November 8th, 2022, the Supreme Court heard oral arguments in the case Health and Hospital Corporation of Marion County Indiana v. Talevski, the outcome of which could deal a major blow to the rights of Medicaid beneficiaries. If you or a loved one is currently receiving benefits from Medicaid, this case could affect your ability to seek assistance to which you are entitled if your state denies you that assistance. Read on to find out more about this case and how it could affect your rights.
Hospital Corporation of Marion County Indiana v. Talevski
Gorgi Talevski was a patient receiving care at a state-run nursing facility in Indiana. His wife, Ivanka Talevski, filed a lawsuit on his behalf, alleging that during his time at the facility, he was denied adequate care, was unnecessarily administered mind-altering drugs as a form of chemical restraint, and was improperly discharged and transferred. Talevski alleges that these actions would violate the Federal Nursing Home Amendments Act of 1987 (FNHA) Section 1983, which sets a minimum standard of care for residents of certified nursing facilities.
A district court dismissed her claim, finding that the FNHA does not give patients the right to pursue legal action against the State of Indiana. The U.S. Court of Appeals for the Seventh Circuit, however, reversed that decision, finding that portions of the FNHA are intended to provide patients with an avenue to pursue legal action against states that violate federal requirements for nursing home care standards. If the Supreme Court were to reverse that decision, it would have far-reaching consequences for programs like Medicaid that are administered on a state-by-state basis.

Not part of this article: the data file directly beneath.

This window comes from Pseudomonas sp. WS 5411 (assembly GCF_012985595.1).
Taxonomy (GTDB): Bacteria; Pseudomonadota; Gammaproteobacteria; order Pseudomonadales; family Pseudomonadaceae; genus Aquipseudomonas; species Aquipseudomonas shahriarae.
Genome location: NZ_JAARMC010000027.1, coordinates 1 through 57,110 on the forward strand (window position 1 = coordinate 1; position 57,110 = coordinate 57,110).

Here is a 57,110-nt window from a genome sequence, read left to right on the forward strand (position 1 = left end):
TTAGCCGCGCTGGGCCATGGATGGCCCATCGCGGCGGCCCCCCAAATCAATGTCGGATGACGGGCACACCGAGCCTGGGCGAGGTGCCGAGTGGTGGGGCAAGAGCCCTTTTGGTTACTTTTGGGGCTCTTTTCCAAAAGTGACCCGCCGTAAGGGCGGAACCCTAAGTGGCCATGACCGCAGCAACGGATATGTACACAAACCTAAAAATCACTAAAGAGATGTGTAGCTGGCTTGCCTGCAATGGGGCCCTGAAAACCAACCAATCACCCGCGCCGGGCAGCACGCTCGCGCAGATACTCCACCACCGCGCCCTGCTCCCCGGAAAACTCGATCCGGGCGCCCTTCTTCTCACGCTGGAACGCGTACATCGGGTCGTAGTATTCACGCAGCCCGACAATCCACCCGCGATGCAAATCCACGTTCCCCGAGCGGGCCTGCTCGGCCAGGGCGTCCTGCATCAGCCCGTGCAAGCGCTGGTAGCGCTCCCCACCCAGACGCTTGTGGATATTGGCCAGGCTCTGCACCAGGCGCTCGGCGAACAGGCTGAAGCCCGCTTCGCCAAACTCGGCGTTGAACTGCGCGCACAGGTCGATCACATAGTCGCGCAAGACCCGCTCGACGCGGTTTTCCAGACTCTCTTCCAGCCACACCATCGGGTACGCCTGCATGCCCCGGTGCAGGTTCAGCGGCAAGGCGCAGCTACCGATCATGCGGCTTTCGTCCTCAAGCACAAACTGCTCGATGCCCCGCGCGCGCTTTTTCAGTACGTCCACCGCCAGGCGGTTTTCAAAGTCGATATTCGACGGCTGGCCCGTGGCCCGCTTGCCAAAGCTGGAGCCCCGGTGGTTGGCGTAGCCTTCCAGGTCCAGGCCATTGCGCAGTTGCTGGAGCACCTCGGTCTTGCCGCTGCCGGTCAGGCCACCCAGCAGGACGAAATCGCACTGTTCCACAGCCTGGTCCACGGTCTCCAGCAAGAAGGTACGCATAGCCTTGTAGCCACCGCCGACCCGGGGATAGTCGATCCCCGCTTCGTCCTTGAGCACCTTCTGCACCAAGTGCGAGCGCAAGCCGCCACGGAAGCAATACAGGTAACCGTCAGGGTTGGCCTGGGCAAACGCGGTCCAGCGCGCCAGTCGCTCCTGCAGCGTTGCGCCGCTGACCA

Could This Case Affect Your Rights?
Under current law, Section 1983 of the FNHA allows Medicaid enrollees to file lawsuits in federal court when they feel they have been unlawfully denied care or have been caused other harm while receiving nursing home care in state-run facilities. If such a violation has occurred, Medicaid beneficiaries can seek a federal judicial review of their situation, a process that can bring about a result much more quickly than could be achieved through the adjudication process available at the state level. If the Supreme Court reverses the Seventh Circuit Court of Appeals’ decision, it would mean Medicaid beneficiaries would no longer have access to Section 1983 and would have to address any grievances through the state adjudication process, which is known to take years. It would also mean states would be free to enact policies that harm Medicaid recipients knowing that it would likely be years before those policies could be reversed and that they would face no consequences in the meantime.
Medicaid Planning Attorney in Montgomery County, PA
As part of our mission to assist Pennsylvania residents with all their elder law needs, the team at Slutsky Elder Law monitors state and federal law very closely. Depending on the outcome of this case, millions of Medicaid recipients could be affected. It is our sincere hope that the Supreme Court will uphold access to Section 1983 and protect Medicaid beneficiaries’ right to use the federal court system to redress grievances against their state programs.
If you are a Pennsylvania resident who has questions about Medicaid, you need to speak with the elder law attorney Robert Slutsky today. He will protect your assets and assist with the tedious application process for Medicaid. Rob advises clients on Medicaid and Asset Protection Planning, Special Needs Planning, Guardianships, Wills, Trusts, Powers of Attorney, Estate Administration, and General Estate Planning. Get in touch with Slutsky Elder Law at 610-940-0650 to find a top Medicaid lawyer in Delaware County, PA, and surrounding areas.